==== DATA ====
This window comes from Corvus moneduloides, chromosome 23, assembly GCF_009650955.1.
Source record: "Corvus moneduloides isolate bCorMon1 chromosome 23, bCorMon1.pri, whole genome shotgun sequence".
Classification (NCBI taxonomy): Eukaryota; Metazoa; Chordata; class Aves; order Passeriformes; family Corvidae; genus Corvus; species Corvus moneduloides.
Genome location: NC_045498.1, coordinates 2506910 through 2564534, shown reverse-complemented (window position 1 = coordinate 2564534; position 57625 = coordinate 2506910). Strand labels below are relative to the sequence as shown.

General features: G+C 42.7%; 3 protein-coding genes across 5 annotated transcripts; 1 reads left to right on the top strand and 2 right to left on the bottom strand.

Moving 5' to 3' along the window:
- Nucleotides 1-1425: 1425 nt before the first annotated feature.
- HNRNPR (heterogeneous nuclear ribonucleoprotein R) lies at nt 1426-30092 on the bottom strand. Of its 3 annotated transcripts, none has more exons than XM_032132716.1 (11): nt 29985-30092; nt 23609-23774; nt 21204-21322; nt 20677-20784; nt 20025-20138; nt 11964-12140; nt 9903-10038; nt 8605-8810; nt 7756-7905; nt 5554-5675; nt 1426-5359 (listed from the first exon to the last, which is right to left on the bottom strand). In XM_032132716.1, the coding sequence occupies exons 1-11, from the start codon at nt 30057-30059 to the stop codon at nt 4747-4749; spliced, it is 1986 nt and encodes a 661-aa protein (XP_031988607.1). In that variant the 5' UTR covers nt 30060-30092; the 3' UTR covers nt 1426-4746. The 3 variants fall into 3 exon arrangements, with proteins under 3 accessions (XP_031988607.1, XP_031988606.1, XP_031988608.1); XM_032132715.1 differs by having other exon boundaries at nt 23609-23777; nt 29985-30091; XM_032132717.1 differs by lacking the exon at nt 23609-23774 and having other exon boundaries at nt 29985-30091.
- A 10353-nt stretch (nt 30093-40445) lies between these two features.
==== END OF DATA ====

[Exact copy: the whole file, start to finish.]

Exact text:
This window comes from Corvus moneduloides, chromosome 23, assembly GCF_009650955.1.
Source record: "Corvus moneduloides isolate bCorMon1 chromosome 23, bCorMon1.pri, whole genome shotgun sequence".
Classification (NCBI taxonomy): Eukaryota; Metazoa; Chordata; class Aves; order Passeriformes; family Corvidae; genus Corvus; species Corvus moneduloides.
Genome location: NC_045498.1, coordinates 2506910 through 2564534, shown reverse-complemented (window position 1 = coordinate 2564534; position 57625 = coordinate 2506910). Strand labels below are relative to the sequence as shown.

General features: G+C 42.7%; 3 protein-coding genes across 5 annotated transcripts; 1 reads left to right on the top strand and 2 right to left on the bottom strand.

Moving 5' to 3' along the window:
- Nucleotides 1-1425: 1425 nt before the first annotated feature.
- HNRNPR (heterogeneous nuclear ribonucleoprotein R) lies at nt 1426-30092 on the bottom strand. Of its 3 annotated transcripts, none has more exons than XM_032132716.1 (11): nt 29985-30092; nt 23609-23774; nt 21204-21322; nt 20677-20784; nt 20025-20138; nt 11964-12140; nt 9903-10038; nt 8605-8810; nt 7756-7905; nt 5554-5675; nt 1426-5359 (listed from the first exon to the last, which is right to left on the bottom strand). In XM_032132716.1, the coding sequence occupies exons 1-11, from the start codon at nt 30057-30059 to the stop codon at nt 4747-4749; spliced, it is 1986 nt and encodes a 661-aa protein (XP_031988607.1). In that variant the 5' UTR covers nt 30060-30092; the 3' UTR covers nt 1426-4746. The 3 variants fall into 3 exon arrangements, with proteins under 3 accessions (XP_031988607.1, XP_031988606.1, XP_031988608.1); XM_032132715.1 differs by having other exon boundaries at nt 23609-23777; nt 29985-30091; XM_032132717.1 differs by lacking the exon at nt 23609-23774 and having other exon boundaries at nt 29985-30091.
- A 10353-nt stretch (nt 30093-40445) lies between these two features.